The first piece of advice was to chill out, and lower your expectations.  It takes a long time for a kid to see their stepparent as a parental figure.  Mr. Deal says to view the relationship as a crockpot, not a microwave.  Use low heat over a long time.  It’s pretty much the opposite of the passionate love affair you have with that child’s parent.  The experts say if your stepchild child is seven when you marry, they will not likely see you as a full parent for another seven years.  You can’t rush it.  Just like any leadership relationship, it takes years to get close.  Connecting to a child takes even longer because you have very little in common.  Calm patience that stretches over years is required.  The demands of cultivation and such slow germination mean that the relationship becomes incredibly precious when it finally flowers.

The second bit of advice we followed was to allow the biological parent to be the disciplinarian and to lay down the rules.  We determined together what the rules were, but when it came to the hard conversations, John took the lead.  When discipline was needed, we discussed it, but John handled its dispensation.

I had to mentally prepare myself to financially take on children who were too young to appreciate the sacrifices I was suddenly making for them.  When I was single, I spend my money on what I wanted or needed.  As a stepparent, you don’t have the hormonal instincts to put your kids first.  Instead of being a biological imperative, it’s a decision to love.  In this respect, step parenting was one of the most unselfish things I have done.  I had to love them way God does, giving with no expectation back.  This was not easy, and I certainly didn’t do it perfectly, but it deepened my character in important ways.  Parenting made me less self-centered.  For so many, this requirement of step parenting comes as a surprise that may take out their marriage.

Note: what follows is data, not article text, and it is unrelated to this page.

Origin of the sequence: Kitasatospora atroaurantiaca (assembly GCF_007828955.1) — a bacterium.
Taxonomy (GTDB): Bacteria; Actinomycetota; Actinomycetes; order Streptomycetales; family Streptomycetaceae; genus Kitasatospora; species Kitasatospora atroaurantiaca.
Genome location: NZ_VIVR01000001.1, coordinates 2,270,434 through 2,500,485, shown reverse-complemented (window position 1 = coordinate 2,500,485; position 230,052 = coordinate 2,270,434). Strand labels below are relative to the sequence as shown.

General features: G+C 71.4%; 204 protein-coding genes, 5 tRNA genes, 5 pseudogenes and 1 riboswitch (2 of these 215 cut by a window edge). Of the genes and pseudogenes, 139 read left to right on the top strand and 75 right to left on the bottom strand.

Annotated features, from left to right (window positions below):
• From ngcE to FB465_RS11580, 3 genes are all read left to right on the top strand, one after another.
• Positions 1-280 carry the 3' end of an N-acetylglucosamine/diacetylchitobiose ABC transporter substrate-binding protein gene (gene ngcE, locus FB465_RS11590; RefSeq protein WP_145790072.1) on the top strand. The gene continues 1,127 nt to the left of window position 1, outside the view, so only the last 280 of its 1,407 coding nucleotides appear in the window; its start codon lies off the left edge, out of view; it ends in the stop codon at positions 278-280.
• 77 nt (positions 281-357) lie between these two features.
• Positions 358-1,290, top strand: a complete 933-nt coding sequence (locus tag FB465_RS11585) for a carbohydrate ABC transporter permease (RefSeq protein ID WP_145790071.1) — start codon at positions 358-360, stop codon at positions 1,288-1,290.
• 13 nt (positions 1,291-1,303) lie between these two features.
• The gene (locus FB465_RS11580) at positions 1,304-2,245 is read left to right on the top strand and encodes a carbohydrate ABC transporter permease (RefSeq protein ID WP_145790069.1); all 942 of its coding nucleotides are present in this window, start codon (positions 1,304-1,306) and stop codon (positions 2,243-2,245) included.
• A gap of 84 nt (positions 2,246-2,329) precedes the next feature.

PUTTING OUR MARRIAGE FIRST

John and I have been able to communicate really well about our thoughts and feelings.  We had a deal between us that I would never put him in the position where he had to choose between his girls and me, and in exchange, he would prioritize my needs first.  He is an amazing father and husband.  He worked hard to include me in his parenting rather than make decisions about his girls in isolation.  I have tried to be aware of my emotions and as honest with him as possible about my feelings and what the real issues are.

I have heard some real blended family horror stories.  These girls are just as responsible for our successful blend as John and me.  They wanted me in their family, and that has made all the difference.  When John and I started dating, the girls were away.  Sharayah was fifteen at the time.  She told me last year that when she came back home, her dad was happier than she had ever seen him.  Before she ever met me, she told herself that whatever was making him this happy had to stay.  She was determined that we would work, for the sake of her father’s happiness.  That’s one remarkably selfless fifteen year-old! Chloé and Brooke have been just as open and welcoming. None of the girls have ever pushed me out or been defiant.

PARENTING AS LEADERS

Parenting in a leadership environment can be tricky.  Everyone has an opinion about your kids’ behavior, and most of the time, they are held to a higher standard than normal kids.  We have done our best to talk through these moments as they arose, encouraging the girls to view people through eyes of grace.  We trust that most people mean well, even when they are misguiding or hurtful in their advice or comments.

I have a friend who is a pastor’s kid who remembers being told as a kid to shape up because people were watching.  If we teach our kids to behave because of leadership pressure, chances are they will wind up resenting the church.  I believe a better approach is to teach our kids to make good choices both for their own good future and to please Jesus with their character.

two arms of lovers and young daughterA CULTURE OF TRUST

We have worked to create a culture of trust in our family.  We trust our girls, and honesty is a vital part of maintaining that trust.  Trusting them meant we haven’t violated their privacy by digging through their things or their communications.  When you believe the best about people, they want to live up to your standards.